Dr Cynthia McKenzie of the Canadian Dept of Fisheries and Oceans, Newfoundland,  and Chad Coffin, head of Maine Clammers Association, spoke in the afternoon session of the December 16, 2013 Maine Green Crab Summit at the University of Maine in Orono. The event was also streamed live on the internet.

Cynthia McKenzie 30 min 
Chad Coffin, 36 minutes
Panel Discussion 17 minutes
Pat Keliher  13 minutes


Recordings also include a discussion - occasionally very heated - among the panel and the audience,  including those on the internet, followed by closing remarks by Maine DMR Commissioner Pat Keliher.  The most important consensus of the summit was to kill as many green crabs as possible. Efforts are also underway by the Maine Clammers Association to establish gated-off crab-free coves.

 Coffin of the Clammers' Association heaped scorn on "coastal cleanups" as wastes of money and volunteer energy for cosmetic improvements, and suggested  the money and effort be better spent on  habitat and or species restoration.

Coffin also urged that towns with under 20 licensed commercial clammers lose their municipal shellfish commission, saving DMR money to concentrate on those places with viable shellfisheries and saving those towns the expense of an armed shellfish warden. "There's no clams for them to protect? Doffin said.

Little more than a century after introduction into the Gulf of Maine, the swarming green crab has succeeded in wiping out softshelled clams and mussels.

It is outcompeting lobsters for shallow water lobster trap bait and other foods. Is gnawing eelgrass flat and is boring holes in saltmarsh sediments.

Have the green crabs won?





Dec 4, 2013

Maine's 2014 shrimp fishery cancelled just before start of season

According to the Rockland Courier Gazette, Maine's 2014 shrimping season, slated to start in January, has been cancelled - along with the rest of New England. Culprits: overfishing, acid pollution, warming water, three years of mass hatch failure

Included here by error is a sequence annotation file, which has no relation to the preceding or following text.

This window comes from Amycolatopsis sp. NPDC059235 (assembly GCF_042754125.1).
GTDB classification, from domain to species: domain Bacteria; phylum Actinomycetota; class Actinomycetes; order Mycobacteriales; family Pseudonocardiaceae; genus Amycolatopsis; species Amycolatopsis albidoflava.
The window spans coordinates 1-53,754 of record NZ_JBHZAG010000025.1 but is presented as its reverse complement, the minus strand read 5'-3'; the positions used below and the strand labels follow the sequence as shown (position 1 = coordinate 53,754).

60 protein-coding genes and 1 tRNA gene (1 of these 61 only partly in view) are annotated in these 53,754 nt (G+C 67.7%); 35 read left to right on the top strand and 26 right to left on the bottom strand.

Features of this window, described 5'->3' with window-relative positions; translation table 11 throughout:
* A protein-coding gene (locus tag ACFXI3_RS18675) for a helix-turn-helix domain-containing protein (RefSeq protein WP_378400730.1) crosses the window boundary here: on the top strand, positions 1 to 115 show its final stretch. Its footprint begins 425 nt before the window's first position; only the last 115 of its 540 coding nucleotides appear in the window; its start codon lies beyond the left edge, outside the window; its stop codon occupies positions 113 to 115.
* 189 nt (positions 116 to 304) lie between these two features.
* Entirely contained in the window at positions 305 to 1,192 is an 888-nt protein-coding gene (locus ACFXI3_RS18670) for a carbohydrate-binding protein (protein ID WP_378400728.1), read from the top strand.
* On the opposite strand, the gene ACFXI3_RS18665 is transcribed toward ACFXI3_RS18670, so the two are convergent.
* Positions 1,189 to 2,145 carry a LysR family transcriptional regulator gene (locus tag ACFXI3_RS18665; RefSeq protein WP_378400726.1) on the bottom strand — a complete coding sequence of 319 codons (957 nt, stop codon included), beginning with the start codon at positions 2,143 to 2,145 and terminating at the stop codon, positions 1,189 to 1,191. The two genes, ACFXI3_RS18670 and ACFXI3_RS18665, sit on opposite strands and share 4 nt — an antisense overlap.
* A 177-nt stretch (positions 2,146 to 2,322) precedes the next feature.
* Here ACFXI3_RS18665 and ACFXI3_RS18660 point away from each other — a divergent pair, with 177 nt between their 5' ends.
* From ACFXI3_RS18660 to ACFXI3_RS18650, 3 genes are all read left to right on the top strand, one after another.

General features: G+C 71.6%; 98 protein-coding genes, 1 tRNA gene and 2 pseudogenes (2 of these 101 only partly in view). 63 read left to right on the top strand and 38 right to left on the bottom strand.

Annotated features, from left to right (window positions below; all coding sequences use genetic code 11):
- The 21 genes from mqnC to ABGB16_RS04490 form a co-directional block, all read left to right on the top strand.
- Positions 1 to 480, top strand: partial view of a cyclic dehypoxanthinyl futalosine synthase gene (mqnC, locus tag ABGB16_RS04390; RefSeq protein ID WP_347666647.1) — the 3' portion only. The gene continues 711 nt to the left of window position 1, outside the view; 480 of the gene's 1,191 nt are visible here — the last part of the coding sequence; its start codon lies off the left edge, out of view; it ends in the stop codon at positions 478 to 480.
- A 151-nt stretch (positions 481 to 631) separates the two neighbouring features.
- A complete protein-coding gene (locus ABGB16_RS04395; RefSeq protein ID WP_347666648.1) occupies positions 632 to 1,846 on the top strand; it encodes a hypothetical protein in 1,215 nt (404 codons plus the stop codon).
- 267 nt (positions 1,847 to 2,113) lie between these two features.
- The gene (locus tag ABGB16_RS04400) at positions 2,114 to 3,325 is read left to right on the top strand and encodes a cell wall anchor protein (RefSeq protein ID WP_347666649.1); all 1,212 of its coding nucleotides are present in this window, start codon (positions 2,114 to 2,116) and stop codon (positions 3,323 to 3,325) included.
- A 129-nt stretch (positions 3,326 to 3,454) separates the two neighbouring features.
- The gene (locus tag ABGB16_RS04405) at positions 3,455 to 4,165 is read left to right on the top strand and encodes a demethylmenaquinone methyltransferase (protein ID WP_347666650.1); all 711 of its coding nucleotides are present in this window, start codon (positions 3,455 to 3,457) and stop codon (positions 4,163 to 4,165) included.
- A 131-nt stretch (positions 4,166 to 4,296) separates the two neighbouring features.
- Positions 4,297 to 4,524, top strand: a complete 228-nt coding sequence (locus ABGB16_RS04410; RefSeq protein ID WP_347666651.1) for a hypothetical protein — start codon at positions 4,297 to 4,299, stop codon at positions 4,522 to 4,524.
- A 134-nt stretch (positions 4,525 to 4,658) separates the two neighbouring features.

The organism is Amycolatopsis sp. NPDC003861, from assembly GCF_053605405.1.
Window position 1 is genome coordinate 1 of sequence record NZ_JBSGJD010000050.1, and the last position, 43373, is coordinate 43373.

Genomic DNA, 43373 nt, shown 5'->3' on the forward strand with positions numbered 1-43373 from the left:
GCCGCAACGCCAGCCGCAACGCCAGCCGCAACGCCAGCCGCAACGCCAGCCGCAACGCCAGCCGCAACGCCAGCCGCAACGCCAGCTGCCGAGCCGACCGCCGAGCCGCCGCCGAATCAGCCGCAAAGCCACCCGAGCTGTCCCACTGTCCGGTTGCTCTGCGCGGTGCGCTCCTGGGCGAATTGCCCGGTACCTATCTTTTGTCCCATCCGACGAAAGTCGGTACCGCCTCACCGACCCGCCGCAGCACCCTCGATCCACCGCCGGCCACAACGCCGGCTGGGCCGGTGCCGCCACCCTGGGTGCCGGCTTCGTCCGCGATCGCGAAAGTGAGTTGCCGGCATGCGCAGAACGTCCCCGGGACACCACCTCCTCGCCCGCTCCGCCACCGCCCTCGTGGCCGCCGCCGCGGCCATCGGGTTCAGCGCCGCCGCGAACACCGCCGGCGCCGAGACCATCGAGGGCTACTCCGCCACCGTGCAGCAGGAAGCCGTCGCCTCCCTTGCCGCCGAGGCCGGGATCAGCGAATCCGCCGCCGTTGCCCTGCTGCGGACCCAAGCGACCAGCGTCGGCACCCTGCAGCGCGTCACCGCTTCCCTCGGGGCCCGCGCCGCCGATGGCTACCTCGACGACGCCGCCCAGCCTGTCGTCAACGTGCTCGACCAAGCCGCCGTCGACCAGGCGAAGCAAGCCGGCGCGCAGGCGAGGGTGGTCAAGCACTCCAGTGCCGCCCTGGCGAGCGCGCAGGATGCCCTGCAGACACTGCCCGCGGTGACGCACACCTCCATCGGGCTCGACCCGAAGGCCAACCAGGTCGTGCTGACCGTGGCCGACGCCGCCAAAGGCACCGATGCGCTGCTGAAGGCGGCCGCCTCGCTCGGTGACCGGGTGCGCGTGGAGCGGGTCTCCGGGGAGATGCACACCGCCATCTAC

2015 Shrimp Season Cancelled. 
By Juliette Laaka, Courier Gazette - Knox Village Soup 12/3/13

The Atlantic States Marine Fisheries Northern Shrimp Section voted Dec. 3 to cancel the 2014 shrimp season due to a collapse of the stock, confirmed the organization's Director of Communications Tina Berger.
Commercial fishery plus 3 years of hatch failures = collapse.

"The writing has been on the wall for years," said Port Clyde Fresh Catch owner and former shrimp fisherman Glen Libby in response to the decision. He said he is not surprised, and added fishermen who went out last year did not earn much money.

"We are affected though, there's no shrimp to peel," he said.

Libby's company processes shrimp, and said during the winter, crabs will be the fill-in for his business. He added fishermen will most likely shift to catching scallops and continue fishing for lobster and crabs if they have the necessary permits.

He said the fishery will correct itself, citing the last year-long shutdown resulted in an increase in stock numbers.

The Last Tow? ASMFC: shrimpers must stay in port in 2014
Last year's season, which began in late January, yielded about a quarter of the allowable catch allotted the previous year, 1.4 million pounds. The commission's technical committee recommended not having a 2013 season due to over fishing and environmental stresses on the stock, but a shorter season with less yield was allowed.

Surveys indicate three successive years of recruitment failure and continuing warm temperatures mean poor prospects for the near future, both in terms of the fishery and for stock recovery. A season shut down is recommended to maximize spawning potential of the population.

The Gulf of Maine fishery for northern shrimp is managed through an interstate agreement between the states of Maine, New Hampshire and Massachusett.

End